Only ten teams since 1900 have improved their walk rate, relative to their league, by more than one walk per game. The Expos are
trying their damndest to become the 11th.
A couple of teams on this list also took quantum leaps forward in the standings. The 1926 Yankees, bolstered by a return to
health of Babe Ruth (who played just 98 games in 1925) and strong rookie seasons from Tony Lazzeri and Mark
Koenig, improved from 69-85 to 91-63. The emergence of George Sisler helped the 1916 Browns vault 16 games into
rarefied territory for them: a winning season. The most impressive story, though, belongs to the Reds, who after finishing a
pedestrian 79-83 in 1971, exploded in 1972, improving by 20 games to finish 95-59 and win the first of four NL West titles they
would grab over the next five years.
The Reds’ improvement was directly attributable to their off-season acquisition of Joe Morgan, who led the NL with 115
walks in 1972, and would finish no lower than third in that category for the next five years. (As an aside: would someone remind
Joe that walks are good? Listening to him ramble on about small ball is like listening to Billy Joel try to play classical
music. Dance with what brung ‘ya, I say.)
For the most part, each of these teams owed their improvement to a change in personnel, whether by trade, the emergence of young
talent, or the return to health of old ones. Not so the Expos, who are wearing down opposing pitchers with much the same lineup
they had last year. The only significant change to the Expos offense is the addition of Chris Truby at third base, and
more playing time for Brad Wilkerson in the outfield.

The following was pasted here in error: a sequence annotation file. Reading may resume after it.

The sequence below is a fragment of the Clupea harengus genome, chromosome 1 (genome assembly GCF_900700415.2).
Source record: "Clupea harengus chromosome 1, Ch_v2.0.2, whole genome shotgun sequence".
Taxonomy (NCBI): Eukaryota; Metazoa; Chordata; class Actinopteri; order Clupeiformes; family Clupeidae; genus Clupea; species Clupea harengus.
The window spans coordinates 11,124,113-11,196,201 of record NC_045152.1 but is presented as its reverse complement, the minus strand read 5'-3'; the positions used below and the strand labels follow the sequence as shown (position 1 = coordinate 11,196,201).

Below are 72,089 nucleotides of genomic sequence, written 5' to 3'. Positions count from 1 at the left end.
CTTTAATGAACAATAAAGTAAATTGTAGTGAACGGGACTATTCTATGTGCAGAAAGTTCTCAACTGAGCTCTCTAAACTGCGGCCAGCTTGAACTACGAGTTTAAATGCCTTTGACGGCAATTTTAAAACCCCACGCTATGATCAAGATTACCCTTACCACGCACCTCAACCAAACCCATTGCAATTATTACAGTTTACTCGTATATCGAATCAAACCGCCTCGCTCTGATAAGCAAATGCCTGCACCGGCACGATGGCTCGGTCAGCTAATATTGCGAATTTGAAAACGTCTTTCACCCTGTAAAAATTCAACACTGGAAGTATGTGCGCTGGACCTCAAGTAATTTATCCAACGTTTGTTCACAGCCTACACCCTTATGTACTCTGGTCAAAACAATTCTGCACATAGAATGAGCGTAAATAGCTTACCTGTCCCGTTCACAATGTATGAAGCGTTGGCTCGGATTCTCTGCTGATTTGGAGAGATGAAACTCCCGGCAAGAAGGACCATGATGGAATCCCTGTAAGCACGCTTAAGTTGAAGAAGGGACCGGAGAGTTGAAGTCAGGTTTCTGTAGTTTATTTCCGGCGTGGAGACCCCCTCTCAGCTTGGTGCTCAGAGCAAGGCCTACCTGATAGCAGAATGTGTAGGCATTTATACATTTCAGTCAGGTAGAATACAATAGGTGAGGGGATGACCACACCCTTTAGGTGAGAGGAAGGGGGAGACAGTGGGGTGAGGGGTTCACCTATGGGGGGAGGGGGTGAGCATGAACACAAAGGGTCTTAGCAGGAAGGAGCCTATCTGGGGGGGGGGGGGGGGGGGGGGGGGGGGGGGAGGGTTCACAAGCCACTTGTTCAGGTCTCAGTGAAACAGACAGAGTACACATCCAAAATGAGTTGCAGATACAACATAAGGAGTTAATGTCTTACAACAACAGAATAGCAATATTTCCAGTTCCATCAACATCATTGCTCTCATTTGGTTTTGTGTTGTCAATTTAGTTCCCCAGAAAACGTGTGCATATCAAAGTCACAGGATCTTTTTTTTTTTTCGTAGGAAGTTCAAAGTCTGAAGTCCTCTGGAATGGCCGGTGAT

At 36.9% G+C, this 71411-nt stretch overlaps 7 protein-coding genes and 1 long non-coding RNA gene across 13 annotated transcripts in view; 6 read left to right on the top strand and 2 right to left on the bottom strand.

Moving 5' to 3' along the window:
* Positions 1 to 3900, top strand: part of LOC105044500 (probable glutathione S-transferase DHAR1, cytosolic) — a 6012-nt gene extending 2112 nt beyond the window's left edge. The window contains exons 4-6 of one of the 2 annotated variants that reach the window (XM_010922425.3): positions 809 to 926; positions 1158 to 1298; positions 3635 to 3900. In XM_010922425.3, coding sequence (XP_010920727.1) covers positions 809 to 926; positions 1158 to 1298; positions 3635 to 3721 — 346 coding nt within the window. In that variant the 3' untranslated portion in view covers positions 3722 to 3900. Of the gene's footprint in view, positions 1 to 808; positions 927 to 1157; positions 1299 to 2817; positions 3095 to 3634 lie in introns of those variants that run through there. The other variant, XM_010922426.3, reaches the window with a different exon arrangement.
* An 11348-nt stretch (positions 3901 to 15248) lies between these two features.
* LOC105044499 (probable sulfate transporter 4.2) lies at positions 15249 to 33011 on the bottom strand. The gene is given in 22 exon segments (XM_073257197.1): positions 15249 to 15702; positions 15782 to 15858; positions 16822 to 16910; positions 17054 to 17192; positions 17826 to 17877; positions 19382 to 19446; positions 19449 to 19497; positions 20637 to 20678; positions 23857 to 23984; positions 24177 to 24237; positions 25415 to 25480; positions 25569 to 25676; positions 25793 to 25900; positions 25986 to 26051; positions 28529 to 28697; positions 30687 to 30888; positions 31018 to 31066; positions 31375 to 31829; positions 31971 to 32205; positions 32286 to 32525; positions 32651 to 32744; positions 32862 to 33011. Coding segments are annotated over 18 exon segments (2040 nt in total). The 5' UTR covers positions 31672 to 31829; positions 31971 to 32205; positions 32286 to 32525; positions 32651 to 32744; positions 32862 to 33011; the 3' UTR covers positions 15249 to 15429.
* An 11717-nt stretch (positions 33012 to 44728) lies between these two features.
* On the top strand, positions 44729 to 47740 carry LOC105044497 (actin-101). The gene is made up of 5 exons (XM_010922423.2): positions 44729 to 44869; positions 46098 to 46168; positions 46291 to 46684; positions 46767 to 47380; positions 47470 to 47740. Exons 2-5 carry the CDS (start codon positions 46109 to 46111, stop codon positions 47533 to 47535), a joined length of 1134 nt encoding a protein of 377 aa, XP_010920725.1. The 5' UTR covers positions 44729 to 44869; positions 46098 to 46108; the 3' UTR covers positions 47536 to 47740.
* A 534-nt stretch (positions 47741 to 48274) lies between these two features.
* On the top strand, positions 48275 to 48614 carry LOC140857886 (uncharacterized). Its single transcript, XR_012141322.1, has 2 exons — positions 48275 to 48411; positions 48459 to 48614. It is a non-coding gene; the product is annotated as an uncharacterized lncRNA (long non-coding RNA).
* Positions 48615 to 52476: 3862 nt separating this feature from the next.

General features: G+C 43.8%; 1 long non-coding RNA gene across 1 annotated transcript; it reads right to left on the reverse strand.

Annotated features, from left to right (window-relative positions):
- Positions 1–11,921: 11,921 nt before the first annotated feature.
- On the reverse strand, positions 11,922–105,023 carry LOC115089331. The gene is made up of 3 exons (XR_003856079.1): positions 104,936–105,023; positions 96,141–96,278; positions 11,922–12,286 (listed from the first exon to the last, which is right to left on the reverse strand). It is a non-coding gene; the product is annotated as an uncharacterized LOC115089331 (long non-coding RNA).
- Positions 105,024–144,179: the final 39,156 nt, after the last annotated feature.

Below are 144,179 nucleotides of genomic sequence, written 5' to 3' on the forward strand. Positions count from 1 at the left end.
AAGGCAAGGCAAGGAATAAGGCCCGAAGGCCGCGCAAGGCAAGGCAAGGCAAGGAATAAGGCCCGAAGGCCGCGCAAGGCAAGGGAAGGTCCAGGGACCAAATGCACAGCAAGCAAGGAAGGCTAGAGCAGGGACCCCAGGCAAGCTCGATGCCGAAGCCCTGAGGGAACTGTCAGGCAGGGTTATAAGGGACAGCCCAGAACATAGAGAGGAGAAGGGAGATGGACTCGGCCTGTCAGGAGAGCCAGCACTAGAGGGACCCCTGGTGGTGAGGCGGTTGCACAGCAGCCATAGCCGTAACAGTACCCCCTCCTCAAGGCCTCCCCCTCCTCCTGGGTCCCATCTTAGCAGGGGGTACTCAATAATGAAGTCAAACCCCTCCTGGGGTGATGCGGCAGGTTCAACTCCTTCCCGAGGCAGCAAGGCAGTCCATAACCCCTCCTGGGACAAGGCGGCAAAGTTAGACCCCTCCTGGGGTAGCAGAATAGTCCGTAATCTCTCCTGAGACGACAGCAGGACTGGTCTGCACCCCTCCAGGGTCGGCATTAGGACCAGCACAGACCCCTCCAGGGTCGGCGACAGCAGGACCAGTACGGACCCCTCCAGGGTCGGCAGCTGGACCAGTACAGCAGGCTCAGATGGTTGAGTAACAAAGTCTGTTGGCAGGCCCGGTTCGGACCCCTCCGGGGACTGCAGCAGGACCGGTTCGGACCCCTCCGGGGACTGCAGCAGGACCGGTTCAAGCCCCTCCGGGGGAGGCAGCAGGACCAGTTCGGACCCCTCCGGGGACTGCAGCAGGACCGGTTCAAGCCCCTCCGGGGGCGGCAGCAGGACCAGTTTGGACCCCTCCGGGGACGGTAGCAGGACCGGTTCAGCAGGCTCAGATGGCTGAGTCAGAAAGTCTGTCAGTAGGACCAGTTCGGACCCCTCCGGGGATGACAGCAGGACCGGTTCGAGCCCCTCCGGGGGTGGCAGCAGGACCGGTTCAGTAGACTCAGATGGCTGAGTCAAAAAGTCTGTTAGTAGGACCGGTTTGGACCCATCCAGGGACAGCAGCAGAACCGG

Here are the walk rates (defined as BB/AB) for the seven players who have batted at least 100 times for the Expos in both 2001
Player 2001 Rate 2002 Rate Improvement Peter Bergeron .075 .179 .104 Lee Stevens .136 .211 .075 Vladimir Guerrero .100 .168 .068 Michael Barrett .053 .121 .068 Brad Wilkerson .145 .180 .035 Orlando Cabrera .069 .088 .019 Jose Vidro .064 .083 .019
All seven have improved. Four of them have improved dramatically, "dramatically" being defined as at least 0.05 walks
per at-bat. And none of the four are part-timers; all four had at least 400 plate appearances last season, and all four are on
pace to do so again this year (although Bergeron’s job has slipped out of his hands).
How many teams have had four everyday players improve their walk rates dramatically? Try zero, unless you count the 1888 Boston
Braves, who no doubt were helped by rule changes that worked to lessen the number of pitches need for a free pass from nine
(originally) to four. Since 1900, only three other teams have had even three such players:
Year Team Players 2002 Montreal 4 (Bergeron, Stevens, Guerrero, Barrett) 1969 Washington 3 (Bernie Allen, Mike Epstein, Frank Howard) 1973 Montreal 3 (Bob Bailey, Ron Fairly, Ken Singleton) 1999 Cleveland 3 (Dave Justice, Jim Thome, Manny Ramirez)
The 1969 Senators, aside from benefiting from the new strike zone, profited greatly from the advice of new manager Ted Williams
in the dugout. Maybe there’s something to
the idea of hiring a Hall of Fame hitter to be your manager
Rany Jazayerli is an author of Baseball Prospectus. You can contact him by